Living History: The making of labor radical ‘Big Bill’ Haywood

By Eileen Hallet Stone

The Salt Lake Tribune

Published: March 16, 2014 02:05PM
Updated: March 16, 2014 01:01AM
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Chris Detrick | The Salt Lake Tribune Eileen Hallet Stone poses for a portrait in the Tribune studio Thursday March 8, 2012.

Editor’s note: This is the first of two parts

A youthful scrapper born in Salt Lake City in 1869, William “Big Bill” Haywood grew into a pugilist for the Western Federation of Miners and a founding member and voice of the Industrial Workers of the World — the Wobblies. Haywood organized strikes. He agitated for industrial unionism, fair wages, and an end to child labor. He was arrested, often jailed, and accused of sedition. In 1917, The New York Times vilified him as “the most hated and feared figure in America.”

“Big Bill” didn’t start life as a radical. His father, Bill Sr., was a Pony Express rider and prospector who, in 1869, heeded the call for industrialized mining. Working away from home for long stretches, the miner returned to celebrate his son’s third birthday with a fashionable velvet suit and pants. Shortly after, the miner was working in the Camp Floyd Mining District when he succumbed to pneumonia, leaving his child inconsolable.

In time, the widow Haywood remarried and moved the family to Ophir, a remote mining town in the Oquirrh Mountains’ East Canyon. While Haywood’s stepfather worked in silver mining, young Haywood relished exploring canyon trails, collecting fool’s gold and investigating shuttered mineshafts.

Once, while whittling a slingshot, the 9-year-old’s knife slipped and injured his right eye. According to author Peter Carlson, in “Roughneck: The Life and Times of Big Bill Haywood,” the boy “spent months lying in a darkened room, waiting for the eye to heal. It never did.” Returning to school, Haywood trounced any classmate daring to call him, “Deadeye Dick.”

Ophir’s boom quickly went bust, and the family moved back to Salt Lake City, where Haywood quit school. Indentured to a farmer for six months — a miserable experience that led to a youthful and unsuccessful strike — Haywood next bellhopped at Walker House Hotel and ushered at Salt Lake Theatre, where Oscar Wilde had recently lectured.

Tending a fruit stand in 1883, the 14-year-old saw a frenzied mob lynch Sam Joe Harvey, a black man accused of murder, and drag his corpse in front of a cheering crowd. Horrified by such depravity, Haywood feared his presence alone may have contributed to the mob murder.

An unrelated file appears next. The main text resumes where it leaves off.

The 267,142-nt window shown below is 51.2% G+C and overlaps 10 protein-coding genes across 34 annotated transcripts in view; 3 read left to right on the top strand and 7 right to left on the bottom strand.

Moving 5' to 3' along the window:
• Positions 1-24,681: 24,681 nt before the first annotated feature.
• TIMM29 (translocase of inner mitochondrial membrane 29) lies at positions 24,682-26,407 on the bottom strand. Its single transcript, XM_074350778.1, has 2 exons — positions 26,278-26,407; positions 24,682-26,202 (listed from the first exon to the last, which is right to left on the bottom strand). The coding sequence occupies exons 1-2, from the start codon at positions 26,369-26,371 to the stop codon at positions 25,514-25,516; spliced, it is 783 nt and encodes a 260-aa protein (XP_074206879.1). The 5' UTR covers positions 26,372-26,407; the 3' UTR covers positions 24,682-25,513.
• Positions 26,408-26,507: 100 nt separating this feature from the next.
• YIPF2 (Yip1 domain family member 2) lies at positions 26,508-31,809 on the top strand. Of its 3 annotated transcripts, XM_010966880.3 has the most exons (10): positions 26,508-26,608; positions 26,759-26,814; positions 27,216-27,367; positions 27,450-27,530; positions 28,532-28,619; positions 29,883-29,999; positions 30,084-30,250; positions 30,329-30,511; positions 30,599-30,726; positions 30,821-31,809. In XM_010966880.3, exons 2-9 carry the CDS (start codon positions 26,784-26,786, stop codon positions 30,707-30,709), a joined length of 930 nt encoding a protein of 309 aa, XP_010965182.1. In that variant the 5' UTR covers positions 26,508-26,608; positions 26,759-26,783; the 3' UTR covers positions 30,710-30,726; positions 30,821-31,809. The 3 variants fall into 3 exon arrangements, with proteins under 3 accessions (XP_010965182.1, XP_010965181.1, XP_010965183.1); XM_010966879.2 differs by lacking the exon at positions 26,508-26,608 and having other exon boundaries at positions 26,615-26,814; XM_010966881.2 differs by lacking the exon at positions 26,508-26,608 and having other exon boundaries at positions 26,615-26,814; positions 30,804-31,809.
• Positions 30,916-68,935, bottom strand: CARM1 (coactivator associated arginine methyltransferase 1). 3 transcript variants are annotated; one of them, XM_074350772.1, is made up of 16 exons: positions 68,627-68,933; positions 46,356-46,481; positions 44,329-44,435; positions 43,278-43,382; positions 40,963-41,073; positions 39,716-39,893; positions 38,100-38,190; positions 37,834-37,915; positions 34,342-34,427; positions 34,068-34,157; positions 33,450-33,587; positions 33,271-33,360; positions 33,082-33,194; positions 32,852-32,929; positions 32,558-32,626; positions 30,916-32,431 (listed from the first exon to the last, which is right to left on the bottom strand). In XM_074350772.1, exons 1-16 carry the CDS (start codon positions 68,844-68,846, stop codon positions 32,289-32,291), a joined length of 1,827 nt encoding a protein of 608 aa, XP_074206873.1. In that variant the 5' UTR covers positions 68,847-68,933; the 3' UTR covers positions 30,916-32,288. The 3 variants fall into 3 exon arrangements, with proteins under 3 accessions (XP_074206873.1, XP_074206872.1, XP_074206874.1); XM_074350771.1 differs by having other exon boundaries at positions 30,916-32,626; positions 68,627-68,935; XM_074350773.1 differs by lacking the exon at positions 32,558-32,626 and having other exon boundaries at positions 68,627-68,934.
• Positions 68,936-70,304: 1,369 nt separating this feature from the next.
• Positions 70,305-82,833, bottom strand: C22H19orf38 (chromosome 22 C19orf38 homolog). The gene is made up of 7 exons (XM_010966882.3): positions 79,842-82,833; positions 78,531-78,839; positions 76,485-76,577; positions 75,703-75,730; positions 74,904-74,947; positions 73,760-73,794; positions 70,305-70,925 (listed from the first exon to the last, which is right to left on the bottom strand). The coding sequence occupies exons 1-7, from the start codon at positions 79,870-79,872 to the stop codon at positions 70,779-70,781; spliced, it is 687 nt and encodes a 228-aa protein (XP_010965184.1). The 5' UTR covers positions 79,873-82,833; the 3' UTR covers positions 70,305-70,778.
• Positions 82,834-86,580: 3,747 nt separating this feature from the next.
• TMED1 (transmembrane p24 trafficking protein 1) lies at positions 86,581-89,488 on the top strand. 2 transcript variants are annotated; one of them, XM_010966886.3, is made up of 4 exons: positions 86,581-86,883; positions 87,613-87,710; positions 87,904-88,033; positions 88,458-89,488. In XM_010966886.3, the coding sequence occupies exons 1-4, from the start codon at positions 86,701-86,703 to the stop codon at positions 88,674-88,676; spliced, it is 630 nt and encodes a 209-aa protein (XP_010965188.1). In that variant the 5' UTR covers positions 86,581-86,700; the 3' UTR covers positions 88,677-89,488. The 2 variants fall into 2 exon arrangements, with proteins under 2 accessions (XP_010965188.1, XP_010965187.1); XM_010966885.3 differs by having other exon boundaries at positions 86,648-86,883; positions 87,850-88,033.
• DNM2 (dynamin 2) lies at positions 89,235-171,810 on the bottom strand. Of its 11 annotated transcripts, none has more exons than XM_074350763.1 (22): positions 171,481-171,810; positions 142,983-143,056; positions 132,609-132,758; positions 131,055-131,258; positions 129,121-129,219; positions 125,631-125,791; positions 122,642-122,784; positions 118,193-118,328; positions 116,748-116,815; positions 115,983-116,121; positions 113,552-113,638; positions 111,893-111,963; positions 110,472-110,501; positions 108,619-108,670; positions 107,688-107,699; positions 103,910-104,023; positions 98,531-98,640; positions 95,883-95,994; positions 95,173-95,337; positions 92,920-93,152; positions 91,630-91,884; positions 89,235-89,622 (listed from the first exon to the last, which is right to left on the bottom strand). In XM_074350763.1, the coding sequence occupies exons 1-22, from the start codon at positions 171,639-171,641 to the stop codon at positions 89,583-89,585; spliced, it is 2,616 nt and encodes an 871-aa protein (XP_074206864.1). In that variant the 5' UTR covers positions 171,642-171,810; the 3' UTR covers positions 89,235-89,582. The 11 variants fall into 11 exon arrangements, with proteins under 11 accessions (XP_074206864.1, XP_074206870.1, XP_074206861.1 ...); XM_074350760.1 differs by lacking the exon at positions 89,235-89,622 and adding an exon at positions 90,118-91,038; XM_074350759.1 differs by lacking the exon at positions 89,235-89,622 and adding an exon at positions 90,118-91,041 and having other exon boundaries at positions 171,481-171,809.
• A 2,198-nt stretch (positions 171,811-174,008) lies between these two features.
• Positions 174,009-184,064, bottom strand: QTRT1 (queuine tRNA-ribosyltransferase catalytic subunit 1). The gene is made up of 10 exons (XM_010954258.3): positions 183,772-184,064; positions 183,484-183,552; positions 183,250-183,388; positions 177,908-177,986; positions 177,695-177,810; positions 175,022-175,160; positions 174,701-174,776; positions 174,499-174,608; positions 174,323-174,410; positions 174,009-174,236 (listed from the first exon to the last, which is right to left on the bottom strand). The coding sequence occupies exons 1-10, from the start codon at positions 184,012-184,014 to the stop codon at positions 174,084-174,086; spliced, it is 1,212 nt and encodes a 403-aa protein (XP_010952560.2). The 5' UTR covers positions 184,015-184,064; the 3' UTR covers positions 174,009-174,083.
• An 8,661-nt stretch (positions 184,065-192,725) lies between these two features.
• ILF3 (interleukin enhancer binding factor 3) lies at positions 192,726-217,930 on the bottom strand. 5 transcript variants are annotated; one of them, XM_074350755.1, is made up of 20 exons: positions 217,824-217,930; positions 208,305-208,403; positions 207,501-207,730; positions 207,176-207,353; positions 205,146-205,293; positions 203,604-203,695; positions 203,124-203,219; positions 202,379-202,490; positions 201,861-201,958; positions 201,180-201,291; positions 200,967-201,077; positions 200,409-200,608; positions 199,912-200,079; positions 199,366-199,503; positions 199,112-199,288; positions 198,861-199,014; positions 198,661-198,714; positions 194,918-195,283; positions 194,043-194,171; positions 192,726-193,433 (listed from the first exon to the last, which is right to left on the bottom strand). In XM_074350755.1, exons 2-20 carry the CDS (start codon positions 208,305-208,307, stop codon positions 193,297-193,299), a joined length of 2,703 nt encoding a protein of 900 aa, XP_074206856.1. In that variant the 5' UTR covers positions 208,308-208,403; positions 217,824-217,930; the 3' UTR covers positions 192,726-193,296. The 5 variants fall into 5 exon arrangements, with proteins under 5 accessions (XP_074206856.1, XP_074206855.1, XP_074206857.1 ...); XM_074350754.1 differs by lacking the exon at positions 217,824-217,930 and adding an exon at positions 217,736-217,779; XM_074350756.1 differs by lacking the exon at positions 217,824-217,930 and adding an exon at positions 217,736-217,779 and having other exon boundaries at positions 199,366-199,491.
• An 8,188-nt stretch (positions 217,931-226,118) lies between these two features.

The following year, the youth left home. Boarding a train for Winnemucca, Nev., he made his way to Eagle Canyon and the Ohio mine where his stepfather, a superintendent, got him a job.

Hard-rock mining was backbreaking, primitive work. But Haywood was taken under the wing of mine assayer John Kane as an apprentice and found camaraderie among the miners. A voracious reader, he followed reports of the 1886 Haymarket Riots in Chicago. He gleaned lessons on class struggle and labor.

When the Ohio mine closed, Haywood remained as a guard. He met and married Nevada Jane Minor, became a homesteader (working the mines to prove up his land) and proudly moved in his family.

Feeling secure while building their future, Haywood received an alarming form letter from the U.S. government in late 1893. Their 160-acre homestead had been repossessed and reassigned to Indian land. No compensation was provided. The family lost everything. Haywood was devastated, angry and broke. Not until 1896 did he regain steady work; and that, too, was short-lived.

Cutting rock deep inside Blaine tunnel in Silver City, Idaho, Haywood was riding an ore car when a large rock hit a vertical chute and upended the car, crushing his right hand.

Haywood staved off amputation but learned a miner’s lot was transient. Most mine owners offered nothing but pay for a day’s work done. There was no health insurance, sick leave pay or workman’s compensation. Unable to work, his fellow miners collected funds to help the family survive.

Haywood never forgot their solidarity.

“Tall, broad-shouldered and strong, with one dead eye and a black Stetson cowboy hat perched atop his scarred and scowling face,” Carlson wrote, “[by 1917] Haywood seemed the very personification of proletarian rage, a capitalist’s nightmare come to life.”

Historian Eileen Hallet Stone is the author of “Hidden History of Utah,” a compilation of her Salt Lake Tribune columns. She may be reached at ehswriter@aol.com.